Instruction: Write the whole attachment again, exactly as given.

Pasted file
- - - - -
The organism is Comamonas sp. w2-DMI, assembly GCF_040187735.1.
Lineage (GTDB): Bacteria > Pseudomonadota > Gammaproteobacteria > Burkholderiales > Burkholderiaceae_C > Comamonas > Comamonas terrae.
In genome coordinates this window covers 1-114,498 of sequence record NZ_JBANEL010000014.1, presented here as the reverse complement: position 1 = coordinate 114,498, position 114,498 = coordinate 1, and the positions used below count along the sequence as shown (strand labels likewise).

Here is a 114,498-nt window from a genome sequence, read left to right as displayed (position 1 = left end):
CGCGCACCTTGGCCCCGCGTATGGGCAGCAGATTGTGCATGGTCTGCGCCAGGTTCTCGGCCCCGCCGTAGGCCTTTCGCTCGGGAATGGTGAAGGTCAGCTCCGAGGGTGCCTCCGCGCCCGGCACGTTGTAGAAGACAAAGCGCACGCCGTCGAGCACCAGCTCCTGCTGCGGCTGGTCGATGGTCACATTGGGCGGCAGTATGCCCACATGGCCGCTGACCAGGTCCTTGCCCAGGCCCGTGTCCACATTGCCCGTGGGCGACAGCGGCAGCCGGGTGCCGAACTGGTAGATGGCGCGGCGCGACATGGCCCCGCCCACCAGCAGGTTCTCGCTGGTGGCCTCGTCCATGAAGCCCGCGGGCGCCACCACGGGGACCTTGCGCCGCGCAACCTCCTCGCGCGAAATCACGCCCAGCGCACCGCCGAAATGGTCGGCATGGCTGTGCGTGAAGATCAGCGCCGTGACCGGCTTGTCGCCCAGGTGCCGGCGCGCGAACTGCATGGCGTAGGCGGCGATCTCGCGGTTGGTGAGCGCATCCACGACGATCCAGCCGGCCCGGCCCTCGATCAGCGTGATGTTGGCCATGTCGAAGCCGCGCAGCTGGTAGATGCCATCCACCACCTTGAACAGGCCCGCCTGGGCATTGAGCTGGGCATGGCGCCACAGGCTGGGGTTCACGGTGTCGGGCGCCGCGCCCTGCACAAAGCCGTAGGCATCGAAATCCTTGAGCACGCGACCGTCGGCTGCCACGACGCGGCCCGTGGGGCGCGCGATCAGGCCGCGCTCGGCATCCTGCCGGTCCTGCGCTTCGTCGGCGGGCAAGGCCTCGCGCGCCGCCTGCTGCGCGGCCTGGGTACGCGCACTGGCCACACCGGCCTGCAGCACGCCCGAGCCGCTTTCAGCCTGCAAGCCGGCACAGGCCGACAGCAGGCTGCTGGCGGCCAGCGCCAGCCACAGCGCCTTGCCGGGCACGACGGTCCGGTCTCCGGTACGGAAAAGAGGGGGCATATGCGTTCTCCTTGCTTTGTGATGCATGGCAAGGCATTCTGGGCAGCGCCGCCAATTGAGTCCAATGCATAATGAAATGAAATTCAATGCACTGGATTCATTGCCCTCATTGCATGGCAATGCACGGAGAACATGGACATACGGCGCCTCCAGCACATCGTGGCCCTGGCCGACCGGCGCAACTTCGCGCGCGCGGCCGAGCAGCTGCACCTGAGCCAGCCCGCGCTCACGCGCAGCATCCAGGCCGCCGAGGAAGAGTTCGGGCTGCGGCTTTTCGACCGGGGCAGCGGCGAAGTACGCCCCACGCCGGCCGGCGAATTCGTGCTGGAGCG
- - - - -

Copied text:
The organism is Comamonas sp. w2-DMI, assembly GCF_040187735.1.
Lineage (GTDB): Bacteria > Pseudomonadota > Gammaproteobacteria > Burkholderiales > Burkholderiaceae_C > Comamonas > Comamonas terrae.
In genome coordinates this window covers 1-114,498 of sequence record NZ_JBANEL010000014.1, presented here as the reverse complement: position 1 = coordinate 114,498, position 114,498 = coordinate 1, and the positions used below count along the sequence as shown (strand labels likewise).

Here is a 114,498-nt window from a genome sequence, read left to right as displayed (position 1 = left end):
CGCGCACCTTGGCCCCGCGTATGGGCAGCAGATTGTGCATGGTCTGCGCCAGGTTCTCGGCCCCGCCGTAGGCCTTTCGCTCGGGAATGGTGAAGGTCAGCTCCGAGGGTGCCTCCGCGCCCGGCACGTTGTAGAAGACAAAGCGCACGCCGTCGAGCACCAGCTCCTGCTGCGGCTGGTCGATGGTCACATTGGGCGGCAGTATGCCCACATGGCCGCTGACCAGGTCCTTGCCCAGGCCCGTGTCCACATTGCCCGTGGGCGACAGCGGCAGCCGGGTGCCGAACTGGTAGATGGCGCGGCGCGACATGGCCCCGCCCACCAGCAGGTTCTCGCTGGTGGCCTCGTCCATGAAGCCCGCGGGCGCCACCACGGGGACCTTGCGCCGCGCAACCTCCTCGCGCGAAATCACGCCCAGCGCACCGCCGAAATGGTCGGCATGGCTGTGCGTGAAGATCAGCGCCGTGACCGGCTTGTCGCCCAGGTGCCGGCGCGCGAACTGCATGGCGTAGGCGGCGATCTCGCGGTTGGTGAGCGCATCCACGACGATCCAGCCGGCCCGGCCCTCGATCAGCGTGATGTTGGCCATGTCGAAGCCGCGCAGCTGGTAGATGCCATCCACCACCTTGAACAGGCCCGCCTGGGCATTGAGCTGGGCATGGCGCCACAGGCTGGGGTTCACGGTGTCGGGCGCCGCGCCCTGCACAAAGCCGTAGGCATCGAAATCCTTGAGCACGCGACCGTCGGCTGCCACGACGCGGCCCGTGGGGCGCGCGATCAGGCCGCGCTCGGCATCCTGCCGGTCCTGCGCTTCGTCGGCGGGCAAGGCCTCGCGCGCCGCCTGCTGCGCGGCCTGGGTACGCGCACTGGCCACACCGGCCTGCAGCACGCCCGAGCCGCTTTCAGCCTGCAAGCCGGCACAGGCCGACAGCAGGCTGCTGGCGGCCAGCGCCAGCCACAGCGCCTTGCCGGGCACGACGGTCCGGTCTCCGGTACGGAAAAGAGGGGGCATATGCGTTCTCCTTGCTTTGTGATGCATGGCAAGGCATTCTGGGCAGCGCCGCCAATTGAGTCCAATGCATAATGAAATGAAATTCAATGCACTGGATTCATTGCCCTCATTGCATGGCAATGCACGGAGAACATGGACATACGGCGCCTCCAGCACATCGTGGCCCTGGCCGACCGGCGCAACTTCGCGCGCGCGGCCGAGCAGCTGCACCTGAGCCAGCCCGCGCTCACGCGCAGCATCCAGGCCGCCGAGGAAGAGTTCGGGCTGCGGCTTTTCGACCGGGGCAGCGGCGAAGTACGCCCCACGCCGGCCGGCGAATTCGTGCTGGAGCG